Yesterday the Obama Administration released the much-awaited draft regulations on navigators and non-navigator assistance personnel. The regulations propose to codify much of what was already outlined through previous unofficial guidance documents published by the Administration and provide few notable surprises.
Navigator programs were created by the Patient Protection and Affordable Care Act (PPACA) to empower certain groups, such as unions and nonprofits, to raise public awareness regarding the existence of exchanges, as well as providing referrals for enrollees and to “facilitate enrollment” in qualified health plans.
More recently, the Administration has established additional new programs for “non-navigator assistance personnel,” such as in-person assisters and application filers. They are similar to navigators, except they can be funded by grants from the federal government.
This move was in reaction to the initial anticipated lack of funding for navigators, since the law specifies that navigators must be funded through exchange operations. The regulations released yesterday apply to these non-navigator assistance personnel as well.
Since passage of the PPACA, the Big “I” has viewed this as a consumer protection issue, and has pressed the Administration to ensure that navigators or similar entities will be properly licensed, trained and certified.
The regulations confirm the Administration’s previous guidance that creates a training and certification process for navigators at the federal level, and also allows states broad authority—no matter if the exchange is state-based or federal—to require further licensing and training.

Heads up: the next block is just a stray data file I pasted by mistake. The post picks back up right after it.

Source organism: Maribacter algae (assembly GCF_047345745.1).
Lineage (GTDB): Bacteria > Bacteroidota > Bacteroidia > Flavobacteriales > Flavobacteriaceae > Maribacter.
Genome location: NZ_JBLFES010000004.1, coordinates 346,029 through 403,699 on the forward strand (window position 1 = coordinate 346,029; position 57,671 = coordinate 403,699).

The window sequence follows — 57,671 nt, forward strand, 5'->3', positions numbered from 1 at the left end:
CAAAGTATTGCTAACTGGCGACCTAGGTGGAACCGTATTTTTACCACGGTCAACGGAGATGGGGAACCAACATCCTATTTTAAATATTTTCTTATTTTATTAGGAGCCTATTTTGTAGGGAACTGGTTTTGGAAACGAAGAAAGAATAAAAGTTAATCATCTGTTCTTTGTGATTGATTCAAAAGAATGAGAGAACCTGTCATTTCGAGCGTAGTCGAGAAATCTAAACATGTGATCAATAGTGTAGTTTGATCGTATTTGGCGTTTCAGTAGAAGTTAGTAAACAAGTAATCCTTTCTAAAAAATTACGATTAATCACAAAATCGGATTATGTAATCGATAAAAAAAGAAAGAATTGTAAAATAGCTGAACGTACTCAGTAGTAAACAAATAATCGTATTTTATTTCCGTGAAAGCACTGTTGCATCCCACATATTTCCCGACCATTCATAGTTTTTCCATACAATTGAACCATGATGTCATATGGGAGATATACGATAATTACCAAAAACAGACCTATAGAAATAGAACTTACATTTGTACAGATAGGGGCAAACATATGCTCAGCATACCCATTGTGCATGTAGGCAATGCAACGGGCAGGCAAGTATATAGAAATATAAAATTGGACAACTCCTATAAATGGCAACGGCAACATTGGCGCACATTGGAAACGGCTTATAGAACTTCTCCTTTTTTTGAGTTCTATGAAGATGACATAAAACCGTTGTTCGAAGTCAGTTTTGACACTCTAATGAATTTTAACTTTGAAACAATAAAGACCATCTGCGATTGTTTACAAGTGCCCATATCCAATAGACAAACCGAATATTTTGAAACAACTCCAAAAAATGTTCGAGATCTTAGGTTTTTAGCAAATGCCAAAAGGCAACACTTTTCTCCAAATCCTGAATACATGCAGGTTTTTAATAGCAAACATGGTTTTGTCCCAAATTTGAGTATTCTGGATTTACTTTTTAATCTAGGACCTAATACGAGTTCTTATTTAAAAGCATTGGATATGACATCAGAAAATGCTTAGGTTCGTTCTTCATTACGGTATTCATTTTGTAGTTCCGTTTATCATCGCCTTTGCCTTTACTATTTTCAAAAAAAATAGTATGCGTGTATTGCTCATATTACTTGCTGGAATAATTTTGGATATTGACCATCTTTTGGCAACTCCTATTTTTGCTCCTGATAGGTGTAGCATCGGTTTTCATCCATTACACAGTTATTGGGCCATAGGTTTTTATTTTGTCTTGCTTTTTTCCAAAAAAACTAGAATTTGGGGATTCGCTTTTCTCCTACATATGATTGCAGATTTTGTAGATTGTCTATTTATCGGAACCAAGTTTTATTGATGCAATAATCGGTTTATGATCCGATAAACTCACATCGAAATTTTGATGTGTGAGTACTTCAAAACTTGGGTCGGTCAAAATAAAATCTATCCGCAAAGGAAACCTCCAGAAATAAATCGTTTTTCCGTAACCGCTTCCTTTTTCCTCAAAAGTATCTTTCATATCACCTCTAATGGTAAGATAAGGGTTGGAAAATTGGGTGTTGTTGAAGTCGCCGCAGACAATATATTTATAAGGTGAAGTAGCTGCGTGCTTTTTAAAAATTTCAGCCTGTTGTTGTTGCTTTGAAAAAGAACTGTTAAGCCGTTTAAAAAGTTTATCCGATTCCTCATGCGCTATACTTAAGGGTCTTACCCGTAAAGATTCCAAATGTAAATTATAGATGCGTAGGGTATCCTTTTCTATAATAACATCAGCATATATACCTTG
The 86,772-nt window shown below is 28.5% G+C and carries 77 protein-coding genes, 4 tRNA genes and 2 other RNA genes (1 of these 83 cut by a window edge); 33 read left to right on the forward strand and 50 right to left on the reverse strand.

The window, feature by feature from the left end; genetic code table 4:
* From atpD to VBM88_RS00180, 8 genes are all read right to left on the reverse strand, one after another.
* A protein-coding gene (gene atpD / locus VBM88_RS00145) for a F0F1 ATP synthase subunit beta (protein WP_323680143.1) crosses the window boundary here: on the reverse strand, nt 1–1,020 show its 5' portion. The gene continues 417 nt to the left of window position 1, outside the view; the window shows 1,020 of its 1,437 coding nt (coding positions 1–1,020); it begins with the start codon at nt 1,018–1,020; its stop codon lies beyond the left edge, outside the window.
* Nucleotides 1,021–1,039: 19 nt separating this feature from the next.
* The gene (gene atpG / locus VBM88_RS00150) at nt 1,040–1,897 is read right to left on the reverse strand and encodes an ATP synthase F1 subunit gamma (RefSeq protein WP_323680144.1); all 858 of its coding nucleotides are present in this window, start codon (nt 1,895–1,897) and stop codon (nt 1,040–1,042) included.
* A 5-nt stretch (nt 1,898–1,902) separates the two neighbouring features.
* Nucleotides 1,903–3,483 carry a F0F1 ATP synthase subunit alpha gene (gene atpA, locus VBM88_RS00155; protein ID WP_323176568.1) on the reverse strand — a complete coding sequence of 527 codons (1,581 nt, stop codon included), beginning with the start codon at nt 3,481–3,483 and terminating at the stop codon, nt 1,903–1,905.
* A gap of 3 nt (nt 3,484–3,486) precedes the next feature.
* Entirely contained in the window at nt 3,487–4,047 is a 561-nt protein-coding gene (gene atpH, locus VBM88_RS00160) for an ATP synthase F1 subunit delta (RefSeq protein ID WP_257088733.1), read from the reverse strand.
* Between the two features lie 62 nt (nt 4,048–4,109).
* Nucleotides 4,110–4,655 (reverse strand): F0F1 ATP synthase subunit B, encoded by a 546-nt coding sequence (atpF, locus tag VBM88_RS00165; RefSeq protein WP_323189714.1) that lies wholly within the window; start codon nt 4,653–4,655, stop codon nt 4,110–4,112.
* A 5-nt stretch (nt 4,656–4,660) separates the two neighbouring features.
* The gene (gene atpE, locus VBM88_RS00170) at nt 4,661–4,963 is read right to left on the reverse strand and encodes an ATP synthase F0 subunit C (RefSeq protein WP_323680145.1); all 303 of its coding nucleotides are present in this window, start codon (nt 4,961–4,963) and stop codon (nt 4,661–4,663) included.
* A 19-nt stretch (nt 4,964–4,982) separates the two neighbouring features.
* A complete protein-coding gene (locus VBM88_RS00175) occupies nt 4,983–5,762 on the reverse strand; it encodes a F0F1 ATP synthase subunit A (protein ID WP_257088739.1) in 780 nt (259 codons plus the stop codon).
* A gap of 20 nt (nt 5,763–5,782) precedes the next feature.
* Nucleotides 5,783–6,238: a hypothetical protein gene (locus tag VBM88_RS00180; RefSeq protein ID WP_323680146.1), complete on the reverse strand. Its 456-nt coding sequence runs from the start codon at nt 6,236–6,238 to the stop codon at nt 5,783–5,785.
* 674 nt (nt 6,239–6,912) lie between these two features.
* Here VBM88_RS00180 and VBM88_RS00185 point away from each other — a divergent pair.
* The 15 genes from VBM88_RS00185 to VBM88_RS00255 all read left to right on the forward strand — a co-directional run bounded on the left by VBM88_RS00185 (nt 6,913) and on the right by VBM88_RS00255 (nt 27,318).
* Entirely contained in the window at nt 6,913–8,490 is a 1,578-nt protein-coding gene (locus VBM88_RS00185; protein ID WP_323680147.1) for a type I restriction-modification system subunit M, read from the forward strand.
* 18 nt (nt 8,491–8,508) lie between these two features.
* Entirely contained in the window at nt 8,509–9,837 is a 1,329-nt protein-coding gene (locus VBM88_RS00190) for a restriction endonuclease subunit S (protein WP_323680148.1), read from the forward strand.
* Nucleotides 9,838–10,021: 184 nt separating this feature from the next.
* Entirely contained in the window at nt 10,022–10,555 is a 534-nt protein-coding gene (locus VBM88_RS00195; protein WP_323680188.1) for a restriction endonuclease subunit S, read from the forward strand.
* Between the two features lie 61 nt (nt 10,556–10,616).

Much of the specifics in the rules address conflict-of-interest standards and training requirements. With regard to training, the proposal would require a prospective navigator to complete a federally approved program of up to 30 hours of training, pass a federal examination and complete continuing education. Navigators would be required to receive training in at least 15 specific subjects, including basic concepts of health insurance, the health plans offered by the exchanges, eligibility and enrollment rules, the tax implications of enrollment decisions, and privacy and security standards.
Health agents and brokers are barred from being navigators, along with any other individual or entity receiving payment from a health insurance issuer. Notably, the new regulations allow producers to become navigators if they sell only non-health products such as auto, life and homeowners policies.
The regulations offer more information than was previously known on these entities, but still leave many gaps.
In addition, the Big “I” has made it clear to the Administration that independent insurance agents and brokers are anxiously awaiting further details on exactly how producers will function within the exchanges. With the initial enrollment scheduled for Oct. 1, 2013, time is running short.
Ryan Young is Big “I” senior director of federal government affairs.